For the Love of Travel
For the Love of Travel

Riverside roaming the Clutha

The mighty Clutha River is New Zealand’s second longest river, the longest in the South Island and it boasts the highest volume of any river in the country, making it the fastest flowing. In comparison to the Waikato, the Clutha carries nearly twice the volume of water. Running from Lake Wanaka through Central Otago, it finally spills into the Pacific Ocean, south of Balclutha. Its swift and swirling emerald green waters vividly intense, if not a little bewitching as it charges through the countryside with imposing intent. Many road-trippers will most likely cross-paths with the Clutha while holidaying in Wanaka, or calling into Cromwell, en-route to Queenstown.

But if you have the time to explore a little further, the Clutha encompasses a swag of evocative tourist gems, from the treasure-chest of Clyde to the lesser-known jewels like Roxburgh. On a recent summer swing, I rolled through the wide and lonely wilderness of Central Otago’s Manitototo, which terminates in Alexandra. From there, the perfectly-formed and impeccably preserved goldrush town of Clyde is just a 10 minute hop up State Highway 8. Originally known as Dunstan, Clyde lies beside the mighty Clutha River amongst a rugged landscape dotted with dark schist rocks, swaying tussocks and the awesome Clyde hydro electric dam.

The heart of town, Sunderland Street, boasts one of New Zealand’s best historic precincts, lined with storied properties like the Dunstan Times Building, Hartley Arms Hotel, the town hall/lodge, Dunstan House, Dunstan Hotel, the former Benjamin Naylor General Store, post office, court house and Clyde Railway Station all standing proudly defiant to the passage of time. A hospitality powerhouse is Oliver’s Restaurant, which was established and operated for 20 years by Fleur Sullivan, of Fleur’s Place Moeraki fame. At the foot of the serrated Dunstan Range which was sporting a skiff of fresh January snow when I visited, Clyde is also the start (or finish line) of the Otago Central Rail Trail, New Zealand’s Original Great Ride, which runs along the old railway line all the way to Middlemarch.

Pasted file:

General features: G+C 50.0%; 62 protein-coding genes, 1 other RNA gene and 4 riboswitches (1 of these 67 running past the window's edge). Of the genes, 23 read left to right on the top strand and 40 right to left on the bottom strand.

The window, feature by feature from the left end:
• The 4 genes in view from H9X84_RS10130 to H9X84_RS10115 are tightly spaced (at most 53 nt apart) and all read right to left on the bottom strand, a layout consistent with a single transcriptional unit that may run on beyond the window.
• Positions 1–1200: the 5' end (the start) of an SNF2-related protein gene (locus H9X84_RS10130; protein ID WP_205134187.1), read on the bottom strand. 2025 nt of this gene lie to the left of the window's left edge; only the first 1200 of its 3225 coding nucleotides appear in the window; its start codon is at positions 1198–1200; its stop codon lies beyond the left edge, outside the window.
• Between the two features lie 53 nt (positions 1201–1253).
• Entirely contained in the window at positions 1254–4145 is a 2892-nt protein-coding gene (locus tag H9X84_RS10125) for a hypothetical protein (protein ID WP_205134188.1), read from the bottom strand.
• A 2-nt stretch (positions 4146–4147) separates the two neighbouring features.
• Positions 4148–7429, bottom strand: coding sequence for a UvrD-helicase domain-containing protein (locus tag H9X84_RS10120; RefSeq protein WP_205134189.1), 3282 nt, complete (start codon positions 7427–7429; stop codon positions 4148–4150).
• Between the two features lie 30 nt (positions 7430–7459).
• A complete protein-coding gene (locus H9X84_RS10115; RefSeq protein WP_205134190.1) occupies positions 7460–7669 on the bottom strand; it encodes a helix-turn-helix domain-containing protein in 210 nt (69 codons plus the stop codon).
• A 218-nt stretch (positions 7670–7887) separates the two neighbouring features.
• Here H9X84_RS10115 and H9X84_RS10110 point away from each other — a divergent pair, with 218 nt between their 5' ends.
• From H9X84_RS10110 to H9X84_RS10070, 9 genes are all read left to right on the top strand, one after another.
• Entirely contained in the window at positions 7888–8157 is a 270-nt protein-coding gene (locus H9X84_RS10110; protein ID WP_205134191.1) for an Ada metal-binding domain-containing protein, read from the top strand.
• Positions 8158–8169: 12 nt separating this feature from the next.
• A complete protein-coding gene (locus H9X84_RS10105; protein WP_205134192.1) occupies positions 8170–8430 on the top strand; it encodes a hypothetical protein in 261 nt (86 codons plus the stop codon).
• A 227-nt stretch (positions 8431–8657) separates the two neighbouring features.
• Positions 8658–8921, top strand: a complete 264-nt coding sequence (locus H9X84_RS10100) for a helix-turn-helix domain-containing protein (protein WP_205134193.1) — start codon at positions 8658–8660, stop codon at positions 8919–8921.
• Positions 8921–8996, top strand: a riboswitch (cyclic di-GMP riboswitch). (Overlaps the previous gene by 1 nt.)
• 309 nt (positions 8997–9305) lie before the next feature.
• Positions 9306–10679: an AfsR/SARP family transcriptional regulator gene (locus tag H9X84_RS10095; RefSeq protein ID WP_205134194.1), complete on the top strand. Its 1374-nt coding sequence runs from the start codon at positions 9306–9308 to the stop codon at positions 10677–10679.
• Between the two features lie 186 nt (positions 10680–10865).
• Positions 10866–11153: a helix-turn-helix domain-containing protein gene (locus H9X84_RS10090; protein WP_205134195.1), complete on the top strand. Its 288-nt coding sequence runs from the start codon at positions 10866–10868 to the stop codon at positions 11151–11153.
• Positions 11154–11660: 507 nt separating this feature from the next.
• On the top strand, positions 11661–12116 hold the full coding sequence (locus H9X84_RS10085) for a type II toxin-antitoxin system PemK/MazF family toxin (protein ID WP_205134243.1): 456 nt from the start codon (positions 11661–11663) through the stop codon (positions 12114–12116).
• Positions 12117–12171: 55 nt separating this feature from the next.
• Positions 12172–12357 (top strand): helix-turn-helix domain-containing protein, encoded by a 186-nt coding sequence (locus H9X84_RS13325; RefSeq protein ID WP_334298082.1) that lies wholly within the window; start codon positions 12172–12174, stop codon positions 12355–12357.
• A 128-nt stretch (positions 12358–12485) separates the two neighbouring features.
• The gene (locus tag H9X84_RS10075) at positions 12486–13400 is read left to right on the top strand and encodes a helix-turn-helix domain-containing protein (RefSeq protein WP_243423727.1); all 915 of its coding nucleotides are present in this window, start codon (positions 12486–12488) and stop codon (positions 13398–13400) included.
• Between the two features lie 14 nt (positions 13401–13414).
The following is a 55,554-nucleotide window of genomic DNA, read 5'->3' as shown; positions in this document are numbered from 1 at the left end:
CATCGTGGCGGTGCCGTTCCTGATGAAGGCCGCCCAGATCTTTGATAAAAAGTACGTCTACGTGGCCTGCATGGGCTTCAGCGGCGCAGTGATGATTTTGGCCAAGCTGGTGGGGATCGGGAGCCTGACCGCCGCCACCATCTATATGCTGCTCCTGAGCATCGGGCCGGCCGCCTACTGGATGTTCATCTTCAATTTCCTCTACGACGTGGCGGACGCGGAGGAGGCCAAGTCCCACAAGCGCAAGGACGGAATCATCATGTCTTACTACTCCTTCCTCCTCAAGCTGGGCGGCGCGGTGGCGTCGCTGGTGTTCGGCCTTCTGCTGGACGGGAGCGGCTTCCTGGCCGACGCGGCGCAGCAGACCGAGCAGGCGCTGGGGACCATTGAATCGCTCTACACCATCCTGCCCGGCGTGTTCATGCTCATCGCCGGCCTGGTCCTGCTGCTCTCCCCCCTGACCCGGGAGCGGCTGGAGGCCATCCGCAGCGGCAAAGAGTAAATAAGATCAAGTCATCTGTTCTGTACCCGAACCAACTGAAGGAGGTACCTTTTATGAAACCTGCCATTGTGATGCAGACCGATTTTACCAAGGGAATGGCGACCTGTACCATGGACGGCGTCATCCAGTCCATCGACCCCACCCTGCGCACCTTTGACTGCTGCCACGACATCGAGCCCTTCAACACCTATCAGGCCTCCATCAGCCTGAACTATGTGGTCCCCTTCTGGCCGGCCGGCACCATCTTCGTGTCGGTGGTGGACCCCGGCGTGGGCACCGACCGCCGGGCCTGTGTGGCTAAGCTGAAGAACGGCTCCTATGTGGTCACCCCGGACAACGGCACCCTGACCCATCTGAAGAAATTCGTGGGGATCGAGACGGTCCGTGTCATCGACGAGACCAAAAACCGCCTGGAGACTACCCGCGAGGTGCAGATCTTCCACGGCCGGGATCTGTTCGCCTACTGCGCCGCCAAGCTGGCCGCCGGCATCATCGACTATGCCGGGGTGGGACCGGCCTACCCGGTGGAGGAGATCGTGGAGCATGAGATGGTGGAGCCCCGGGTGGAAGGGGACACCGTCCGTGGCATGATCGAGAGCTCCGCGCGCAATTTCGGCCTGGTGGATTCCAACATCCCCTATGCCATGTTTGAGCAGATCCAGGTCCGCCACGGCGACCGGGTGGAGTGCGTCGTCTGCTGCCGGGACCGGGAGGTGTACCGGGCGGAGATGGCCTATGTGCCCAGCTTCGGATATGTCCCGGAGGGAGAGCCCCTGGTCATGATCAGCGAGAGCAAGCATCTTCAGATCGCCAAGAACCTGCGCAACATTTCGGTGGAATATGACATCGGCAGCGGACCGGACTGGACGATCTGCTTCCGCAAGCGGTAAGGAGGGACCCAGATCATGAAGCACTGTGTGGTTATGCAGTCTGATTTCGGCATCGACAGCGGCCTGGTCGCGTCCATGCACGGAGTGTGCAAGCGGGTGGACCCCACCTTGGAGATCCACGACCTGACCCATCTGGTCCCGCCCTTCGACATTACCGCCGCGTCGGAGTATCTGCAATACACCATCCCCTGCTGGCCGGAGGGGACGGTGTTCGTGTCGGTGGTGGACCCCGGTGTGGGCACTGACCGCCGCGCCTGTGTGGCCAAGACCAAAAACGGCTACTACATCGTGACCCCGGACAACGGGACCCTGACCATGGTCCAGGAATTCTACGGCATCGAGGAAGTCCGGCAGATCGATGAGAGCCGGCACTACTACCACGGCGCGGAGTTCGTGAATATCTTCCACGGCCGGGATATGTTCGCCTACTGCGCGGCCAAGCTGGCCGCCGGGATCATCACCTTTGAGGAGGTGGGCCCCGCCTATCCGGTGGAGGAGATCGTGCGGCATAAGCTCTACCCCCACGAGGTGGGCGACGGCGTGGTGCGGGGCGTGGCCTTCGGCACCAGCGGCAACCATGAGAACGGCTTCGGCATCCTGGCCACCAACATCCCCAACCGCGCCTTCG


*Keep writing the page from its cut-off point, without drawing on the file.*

It has now been joined by a supporting cast of trails, which are more focused on tracing the Clutha.  The Otago Central Rail Trail is New Zealand’s Original Great Ride and extends 150 kilometres along the former railway route between Middlemarch and Clyde. The Roxburgh Gorge Trail is a one-day trip on a 34km route snaking alongside the Clutha River from Alexandra to the Roxburgh Dam. And the latest kid on the block is the Clutha Gold Trail, which opened four years ago. This 73km trail is a unique riverside heritage experience, heading south from Roxburgh to the Beaumont Gorge, where it branches off through rich green valleys towards the historic gold mining town of Lawrence. It was nearby at Gabriel’s Gully, that the Otago goldrush was born, following the discovery of gold in 1861.

Both trails can be discovered on foot or by bike, immersing you in the golden Otago heartland, richly wreathed in its mining legacy. If the trails sound like too much of a hard slog for your leisurely vacation plans, hopscotch your way around the characterful attractions, by car. In fact, just east of Alexandra, follow State Highway 85 for ten minutes to Omakau and Ophir, which was once the area’s most populous centre, taking its name from King Solomon’s gold mine. The streetscape feels frozen-in-time, lined with dozens of historic buildings and cottages, cleaved out of schist, mudbrick and timber. In a region where bridges punctuate the panoramas, Ophir’s Daniel O’Connell Bridge is a star specimen, one of the region’s last surviving suspension bridges, built in 1880.

A whole roasted bullock and 238 litres of beer was devoured to celebrate its opening. Ophir Post Office is another classic, as is Pitches Store, a former grocery shop which now wins accolades for its superb boutique accommodation and restaurant. Great on-the-go coffee, too! Back on State Highway 8, I headed south of Alexandra, hugging the Clutha River to Roxburgh. The undulating landscape shuffles from tussock-clad hills and striking rock tors – natural schist sculptures that can tower up to 20 metres, to the fecund patchwork of fruit orchards unfurling across the valley.